Id. at 847-48.

I believe that the Seventh Circuit's reasoning is fully applicable to the case at bar. The Ordinance here does not simply require some minimal amount of clothing as did the ordinance in Erie, but directly restricts and regulates the manner in which the dancers perform. As such, it directly targets not just "conduct alone," Erie, 529 U.S. at 290, but the expressive aspects of the performers' conduct, and it therefore imposes far more than a de minimis restriction on the performers' freedom of expression. Because there is no indication that the restrictions imposed by the Ordinance will tend to produce more than a de minimis reduction of the negative secondary effects associated with sexually oriented businesses, however, I find it unconstitutional.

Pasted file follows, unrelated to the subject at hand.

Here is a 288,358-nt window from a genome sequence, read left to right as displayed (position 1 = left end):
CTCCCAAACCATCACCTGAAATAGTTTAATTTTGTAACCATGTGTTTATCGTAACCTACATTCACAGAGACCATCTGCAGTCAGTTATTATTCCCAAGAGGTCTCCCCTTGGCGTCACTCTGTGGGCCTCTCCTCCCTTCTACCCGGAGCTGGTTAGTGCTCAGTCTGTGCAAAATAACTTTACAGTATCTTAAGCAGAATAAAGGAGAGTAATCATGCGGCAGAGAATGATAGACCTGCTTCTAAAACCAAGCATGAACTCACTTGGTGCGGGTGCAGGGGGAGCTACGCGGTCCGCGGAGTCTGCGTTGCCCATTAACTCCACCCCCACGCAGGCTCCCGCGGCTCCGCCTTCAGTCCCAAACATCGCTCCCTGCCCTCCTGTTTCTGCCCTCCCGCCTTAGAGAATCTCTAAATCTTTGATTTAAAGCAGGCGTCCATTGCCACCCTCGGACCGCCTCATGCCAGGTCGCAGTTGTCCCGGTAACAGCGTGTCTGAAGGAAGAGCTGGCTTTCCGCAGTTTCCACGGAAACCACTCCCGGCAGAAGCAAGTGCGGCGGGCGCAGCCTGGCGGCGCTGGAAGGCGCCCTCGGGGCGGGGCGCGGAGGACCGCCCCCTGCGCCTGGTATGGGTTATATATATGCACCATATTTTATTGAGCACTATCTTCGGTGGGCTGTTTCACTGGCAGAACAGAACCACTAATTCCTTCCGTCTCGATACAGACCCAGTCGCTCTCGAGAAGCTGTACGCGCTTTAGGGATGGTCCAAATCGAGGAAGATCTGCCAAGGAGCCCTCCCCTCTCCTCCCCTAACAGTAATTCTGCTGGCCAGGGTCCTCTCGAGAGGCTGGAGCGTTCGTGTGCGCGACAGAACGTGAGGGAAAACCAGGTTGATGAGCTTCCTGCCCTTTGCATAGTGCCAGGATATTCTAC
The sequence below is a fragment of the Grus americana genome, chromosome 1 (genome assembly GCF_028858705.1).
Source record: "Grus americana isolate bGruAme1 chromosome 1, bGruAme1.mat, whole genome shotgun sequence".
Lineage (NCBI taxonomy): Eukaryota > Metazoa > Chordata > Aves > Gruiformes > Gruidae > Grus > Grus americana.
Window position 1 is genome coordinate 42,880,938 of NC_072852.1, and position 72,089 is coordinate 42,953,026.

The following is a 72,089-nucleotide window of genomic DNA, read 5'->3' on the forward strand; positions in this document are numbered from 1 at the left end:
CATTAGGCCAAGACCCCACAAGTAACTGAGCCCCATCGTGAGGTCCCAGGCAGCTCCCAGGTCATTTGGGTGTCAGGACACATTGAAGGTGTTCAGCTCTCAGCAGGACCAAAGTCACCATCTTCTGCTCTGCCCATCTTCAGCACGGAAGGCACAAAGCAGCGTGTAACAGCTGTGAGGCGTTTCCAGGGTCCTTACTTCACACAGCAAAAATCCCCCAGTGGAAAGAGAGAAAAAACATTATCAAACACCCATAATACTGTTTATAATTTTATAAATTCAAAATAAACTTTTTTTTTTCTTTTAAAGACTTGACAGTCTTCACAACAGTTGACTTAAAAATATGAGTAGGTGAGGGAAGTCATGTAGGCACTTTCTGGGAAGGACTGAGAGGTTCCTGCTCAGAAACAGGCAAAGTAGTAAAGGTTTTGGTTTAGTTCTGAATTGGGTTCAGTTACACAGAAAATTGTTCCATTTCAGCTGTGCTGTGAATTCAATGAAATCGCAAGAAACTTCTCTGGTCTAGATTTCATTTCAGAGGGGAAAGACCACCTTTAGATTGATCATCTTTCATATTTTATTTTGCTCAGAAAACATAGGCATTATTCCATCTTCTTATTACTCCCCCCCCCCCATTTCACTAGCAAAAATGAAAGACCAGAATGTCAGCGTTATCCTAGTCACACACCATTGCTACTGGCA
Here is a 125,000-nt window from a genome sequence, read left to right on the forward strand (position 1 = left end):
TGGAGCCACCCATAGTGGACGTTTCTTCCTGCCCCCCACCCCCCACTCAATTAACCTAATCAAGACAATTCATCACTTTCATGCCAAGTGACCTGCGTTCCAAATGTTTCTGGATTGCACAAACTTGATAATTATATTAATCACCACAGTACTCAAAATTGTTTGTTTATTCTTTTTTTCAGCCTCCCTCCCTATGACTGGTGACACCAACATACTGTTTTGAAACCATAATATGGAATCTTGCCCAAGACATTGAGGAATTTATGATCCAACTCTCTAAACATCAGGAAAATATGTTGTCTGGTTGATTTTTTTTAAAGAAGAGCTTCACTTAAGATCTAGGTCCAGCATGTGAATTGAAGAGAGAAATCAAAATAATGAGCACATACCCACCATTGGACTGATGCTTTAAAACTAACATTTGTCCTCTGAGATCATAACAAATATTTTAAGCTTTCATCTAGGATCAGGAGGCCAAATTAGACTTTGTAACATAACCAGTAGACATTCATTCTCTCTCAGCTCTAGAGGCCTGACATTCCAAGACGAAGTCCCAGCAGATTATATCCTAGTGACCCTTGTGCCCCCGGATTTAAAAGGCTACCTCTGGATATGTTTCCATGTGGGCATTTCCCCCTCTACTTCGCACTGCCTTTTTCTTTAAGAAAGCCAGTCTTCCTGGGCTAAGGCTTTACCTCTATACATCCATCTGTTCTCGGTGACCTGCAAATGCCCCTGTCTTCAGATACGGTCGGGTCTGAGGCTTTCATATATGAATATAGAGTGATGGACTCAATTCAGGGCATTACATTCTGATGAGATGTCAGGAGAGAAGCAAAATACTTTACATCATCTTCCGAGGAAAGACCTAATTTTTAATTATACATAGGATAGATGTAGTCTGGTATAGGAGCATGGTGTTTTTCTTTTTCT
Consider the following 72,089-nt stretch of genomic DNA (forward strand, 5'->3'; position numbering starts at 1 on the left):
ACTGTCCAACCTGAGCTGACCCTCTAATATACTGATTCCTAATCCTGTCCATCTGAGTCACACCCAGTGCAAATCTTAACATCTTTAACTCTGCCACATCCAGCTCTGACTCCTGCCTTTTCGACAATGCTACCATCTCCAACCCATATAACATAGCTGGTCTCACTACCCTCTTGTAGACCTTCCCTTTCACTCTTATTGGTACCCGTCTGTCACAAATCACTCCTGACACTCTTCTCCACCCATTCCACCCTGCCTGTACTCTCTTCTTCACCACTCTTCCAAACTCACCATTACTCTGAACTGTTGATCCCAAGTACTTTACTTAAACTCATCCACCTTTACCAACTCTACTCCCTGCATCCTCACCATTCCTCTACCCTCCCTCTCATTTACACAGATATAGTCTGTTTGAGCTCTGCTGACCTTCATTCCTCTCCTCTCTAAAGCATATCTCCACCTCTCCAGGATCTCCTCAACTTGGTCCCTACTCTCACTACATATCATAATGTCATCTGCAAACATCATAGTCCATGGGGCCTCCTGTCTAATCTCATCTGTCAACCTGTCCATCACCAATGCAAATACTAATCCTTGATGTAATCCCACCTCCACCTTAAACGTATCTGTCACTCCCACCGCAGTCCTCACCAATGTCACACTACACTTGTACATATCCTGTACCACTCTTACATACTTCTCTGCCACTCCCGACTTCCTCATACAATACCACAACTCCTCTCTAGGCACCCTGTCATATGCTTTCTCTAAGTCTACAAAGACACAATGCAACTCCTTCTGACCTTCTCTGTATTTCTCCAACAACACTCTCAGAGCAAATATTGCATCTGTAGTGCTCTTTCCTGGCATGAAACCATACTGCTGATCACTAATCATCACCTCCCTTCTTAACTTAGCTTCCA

Furthermore, as the court in Schultz pointed out, this ruling does not leave the City powerless to deal with the perceived ancillary problems associated with sexually oriented businesses. The City can certainly enforce existing criminal laws concerning prostitution, drugs, gambling, etc. to combat those effects. See Nakatomi, 949 F. Supp. at 997 (noting that "better enforcement of existing laws against prostitution and drug use" would further government's interest in reducing those activities). In addition, zoning ordinances may lawfully be used to regulate sexually oriented businesses, provided that they meet the standards applicable to content-neutral time, place and manner regulations. See Renton, 475 U.S. at 47-49; Charette, 159 F.3d at 754. Also, to the extent that the Ordinance seeks to prohibit obscene activities, the City may seek to do so using New York's existing obscenity statutes. See N.Y. Penal L. art. 235. Indecent, tasteless nude dancing is protected; obscene conduct is not and is proscribed in New York and in virtually all states by criminal statutes.